Miss X was feeling unusually tired and fatigued. Even after she got up in the morning, she felt like a truck ran over her. She was forgetting things and missing important meetings. It seemed like a fog was engulfing her brain, and she was unable to think clearly or focus. She tried to eat healthy and go out for walks as much as she could but despite all this her waist line was growing. She looked at her feet and wondered why her ankles looked so swollen. She was feeling down and depressed for no reason. She would cry at the smallest thing and then wonder to herself, “Why am I crying?”
Looking at the mirror didn’t help her mood either when she saw new hair growing on her chin and while noticing small patches of hair loss on her head. Her relationship with her husband was suffering because she either had no strength or no interest to be intimate. Sudden bursts of anger at her spouse were not helping either. Peaceful sleep was a thing of the past as she woke up multiple times during the night either because of feeling too hot or just not able to calm herself down to go back to sleep.
She just felt broken and extremely frustrated. She had seen multiple physicians, but nobody was really able to help her. Antidepressants and anti-anxiety medications were offered, but she didn’t want to take them as she knew that her answers were not in those pills. She had her uterus removed five years ago because of fibroids, but her ovaries were left behind so that she could continue to get her hormones. She realized that her problems sort of started a couple of years back and since then have progressively gotten worse.
This story is not unique or rare. Countless women going through menopause — or even after menopause — suffer some or all of these issues. Some are affected to such a degree that their day-to-day lives are severely disturbed. Ovaries left behind after removal of uterus tend to rapidly lose their function and patients who are feeling satisfied that they are getting their daily supply of hormones actually are left with non-functioning ovaries and early menopause.
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The fear caused by a well-known Women’s Health Initiative study that circulated among doctors and beyond caused many of the physicians to refuse to give hormone replacement treatment to women who really needed it. The study showed higher risk of dying from blood clots and heart disease in women who were given estrogen or progestin. But the estrogen was derived from horse urine and progestin was completely synthetic. On top of this, the estrogen was given orally. All these factors are most likely to result in the negative findings of the study. Studies done using Bioidentical hormones (Hormones chemically resembling our natural hormones) actually showed heart and brain protective effects and even a trend toward reduced incidences of cancer in women using Bioidentical hormones.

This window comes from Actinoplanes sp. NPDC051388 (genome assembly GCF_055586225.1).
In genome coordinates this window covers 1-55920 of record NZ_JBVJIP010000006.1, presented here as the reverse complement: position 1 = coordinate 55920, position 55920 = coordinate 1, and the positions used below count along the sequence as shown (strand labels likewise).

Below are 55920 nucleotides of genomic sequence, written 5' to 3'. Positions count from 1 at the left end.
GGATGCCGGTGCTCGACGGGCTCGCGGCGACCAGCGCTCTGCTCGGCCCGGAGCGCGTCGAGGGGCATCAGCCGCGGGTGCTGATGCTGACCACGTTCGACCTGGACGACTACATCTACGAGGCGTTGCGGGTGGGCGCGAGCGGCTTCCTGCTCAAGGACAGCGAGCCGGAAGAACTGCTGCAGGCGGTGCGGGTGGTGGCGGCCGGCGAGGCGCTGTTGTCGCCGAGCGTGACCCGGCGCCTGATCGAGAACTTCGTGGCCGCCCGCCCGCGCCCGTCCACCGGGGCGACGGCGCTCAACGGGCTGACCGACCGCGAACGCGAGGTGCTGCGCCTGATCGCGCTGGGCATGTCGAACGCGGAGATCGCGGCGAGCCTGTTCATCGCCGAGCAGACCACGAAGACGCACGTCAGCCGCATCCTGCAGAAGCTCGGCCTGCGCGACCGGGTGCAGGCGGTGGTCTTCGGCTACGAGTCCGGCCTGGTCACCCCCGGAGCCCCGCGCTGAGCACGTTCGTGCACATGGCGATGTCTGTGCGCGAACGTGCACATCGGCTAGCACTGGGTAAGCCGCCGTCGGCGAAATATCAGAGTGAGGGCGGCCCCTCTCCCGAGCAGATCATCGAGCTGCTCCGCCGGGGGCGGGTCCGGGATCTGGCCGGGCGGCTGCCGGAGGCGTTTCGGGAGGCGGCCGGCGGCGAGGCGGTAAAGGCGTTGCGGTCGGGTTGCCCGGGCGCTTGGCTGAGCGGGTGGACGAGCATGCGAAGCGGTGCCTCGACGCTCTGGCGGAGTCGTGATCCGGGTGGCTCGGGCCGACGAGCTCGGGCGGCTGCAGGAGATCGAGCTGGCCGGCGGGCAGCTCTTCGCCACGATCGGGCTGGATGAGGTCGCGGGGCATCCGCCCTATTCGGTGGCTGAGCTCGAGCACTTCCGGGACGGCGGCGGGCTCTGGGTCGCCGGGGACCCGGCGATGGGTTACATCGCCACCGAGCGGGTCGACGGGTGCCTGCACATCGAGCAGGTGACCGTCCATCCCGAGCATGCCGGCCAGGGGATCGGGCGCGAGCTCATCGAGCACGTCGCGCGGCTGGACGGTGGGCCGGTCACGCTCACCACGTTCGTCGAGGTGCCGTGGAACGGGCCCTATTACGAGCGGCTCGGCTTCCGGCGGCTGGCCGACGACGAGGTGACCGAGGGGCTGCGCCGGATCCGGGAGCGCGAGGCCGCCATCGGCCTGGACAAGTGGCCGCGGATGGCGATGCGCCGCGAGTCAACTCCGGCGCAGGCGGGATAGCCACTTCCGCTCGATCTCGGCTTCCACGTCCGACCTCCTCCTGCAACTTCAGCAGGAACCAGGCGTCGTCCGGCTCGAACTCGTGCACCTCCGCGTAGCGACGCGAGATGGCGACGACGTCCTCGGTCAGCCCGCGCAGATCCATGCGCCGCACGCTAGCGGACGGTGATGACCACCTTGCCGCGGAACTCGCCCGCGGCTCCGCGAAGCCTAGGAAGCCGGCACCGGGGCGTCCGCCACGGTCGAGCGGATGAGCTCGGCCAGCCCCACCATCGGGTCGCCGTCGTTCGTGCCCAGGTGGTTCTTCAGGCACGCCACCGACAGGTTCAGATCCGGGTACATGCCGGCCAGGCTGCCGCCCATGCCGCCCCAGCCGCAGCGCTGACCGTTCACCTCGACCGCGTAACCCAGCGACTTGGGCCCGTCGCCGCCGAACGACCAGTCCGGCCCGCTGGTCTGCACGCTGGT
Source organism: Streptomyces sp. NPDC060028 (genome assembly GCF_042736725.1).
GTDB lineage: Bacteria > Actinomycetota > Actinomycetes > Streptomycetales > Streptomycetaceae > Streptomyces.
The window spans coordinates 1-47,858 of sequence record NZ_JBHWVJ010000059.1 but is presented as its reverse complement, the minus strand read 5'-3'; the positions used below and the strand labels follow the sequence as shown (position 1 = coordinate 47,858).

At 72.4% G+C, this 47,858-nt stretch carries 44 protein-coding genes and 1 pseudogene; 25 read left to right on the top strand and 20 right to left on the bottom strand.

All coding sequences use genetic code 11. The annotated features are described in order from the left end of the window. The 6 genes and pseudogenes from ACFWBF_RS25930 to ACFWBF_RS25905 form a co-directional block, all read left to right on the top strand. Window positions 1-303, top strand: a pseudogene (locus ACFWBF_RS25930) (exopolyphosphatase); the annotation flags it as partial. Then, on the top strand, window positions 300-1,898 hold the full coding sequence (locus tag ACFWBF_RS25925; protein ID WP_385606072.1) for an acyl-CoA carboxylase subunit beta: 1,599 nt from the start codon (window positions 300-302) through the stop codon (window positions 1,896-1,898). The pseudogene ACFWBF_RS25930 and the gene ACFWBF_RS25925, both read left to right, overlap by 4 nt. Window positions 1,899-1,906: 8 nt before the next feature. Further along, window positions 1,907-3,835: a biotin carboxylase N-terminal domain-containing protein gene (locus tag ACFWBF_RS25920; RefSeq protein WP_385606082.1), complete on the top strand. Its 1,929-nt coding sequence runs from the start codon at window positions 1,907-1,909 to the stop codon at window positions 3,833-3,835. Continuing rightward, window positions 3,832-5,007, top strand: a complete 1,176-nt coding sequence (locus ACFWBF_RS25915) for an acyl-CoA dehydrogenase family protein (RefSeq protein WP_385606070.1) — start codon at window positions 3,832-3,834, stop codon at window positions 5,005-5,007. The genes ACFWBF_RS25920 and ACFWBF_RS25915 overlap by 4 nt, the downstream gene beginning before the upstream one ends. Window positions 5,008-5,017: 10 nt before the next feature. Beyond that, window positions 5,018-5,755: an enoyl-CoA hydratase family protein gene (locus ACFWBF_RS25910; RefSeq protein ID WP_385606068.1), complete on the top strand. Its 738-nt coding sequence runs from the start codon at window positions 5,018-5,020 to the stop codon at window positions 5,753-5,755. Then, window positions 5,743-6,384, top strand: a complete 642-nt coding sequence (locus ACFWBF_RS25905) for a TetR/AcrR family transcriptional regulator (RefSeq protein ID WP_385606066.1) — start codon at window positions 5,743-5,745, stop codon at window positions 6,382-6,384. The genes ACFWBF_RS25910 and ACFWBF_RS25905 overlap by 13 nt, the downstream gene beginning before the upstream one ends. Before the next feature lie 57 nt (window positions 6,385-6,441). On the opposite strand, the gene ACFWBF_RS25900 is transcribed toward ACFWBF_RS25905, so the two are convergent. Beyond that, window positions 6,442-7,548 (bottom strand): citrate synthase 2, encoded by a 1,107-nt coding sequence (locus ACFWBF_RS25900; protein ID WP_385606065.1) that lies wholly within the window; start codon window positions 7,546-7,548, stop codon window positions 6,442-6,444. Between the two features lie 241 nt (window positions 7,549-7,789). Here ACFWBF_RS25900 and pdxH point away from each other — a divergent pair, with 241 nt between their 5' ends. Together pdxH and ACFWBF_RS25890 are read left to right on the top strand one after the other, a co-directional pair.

Using specific labs to properly measure free hormone levels (I prefer Saliva Testing) and then balancing them while following the patient’s symptoms and periodic retesting, results in phenomenal improvement in the symptoms and on top of that improving heart, brain, skin, bone and immune system health. But properly dosing estrogen and combining it with progesterone — while avoiding oral route for estrogen — significantly decreases risk of breast and uterine cancer. Because of the effects of hormones on our brain and neurotransmitters, mood is uplifted with a resolution to unexplained crying and mood swings. With replenishment of healthy vaginal lining and lubrication, intimacy becomes enjoyable again. Energy and stamina are improved. Sometimes the addition of a small amount of bioidentical testosterone gives an additional boost to mood, energy and libido. Oral progesterone is broken down into metabolites, which are really good for initiating and maintaining sleep. And with the resolution of hot flashes and night sweats, sleep becomes complete and blissful again.
But just hormone replacement is not the complete picture. A complete health regime must include nutrition and supplying essential vitamins and nutrients. Working on the stressors which might be influencing the hormonal balance, relaxation techniques like meditation, breathing exercises, self hypnosis and gratitude journaling are all effective. Regular aerobic and anaerobic exercises also have an impact. It also helps to talk with a life or relationship coach or counselor. Have regular check-ups to make sure that thyroid and adrenals are functioning OK.
Just as hormones and all other systems in our body are connected, including our emotions, similarly to bring balance in these cases, we need to address all three: Mind, body, and spirit!
Dr. Sayed Shah is a Board-Certified Integrative Medicine/Functional Medical Doctor and the co-founder of Mandala Integrative Medicine.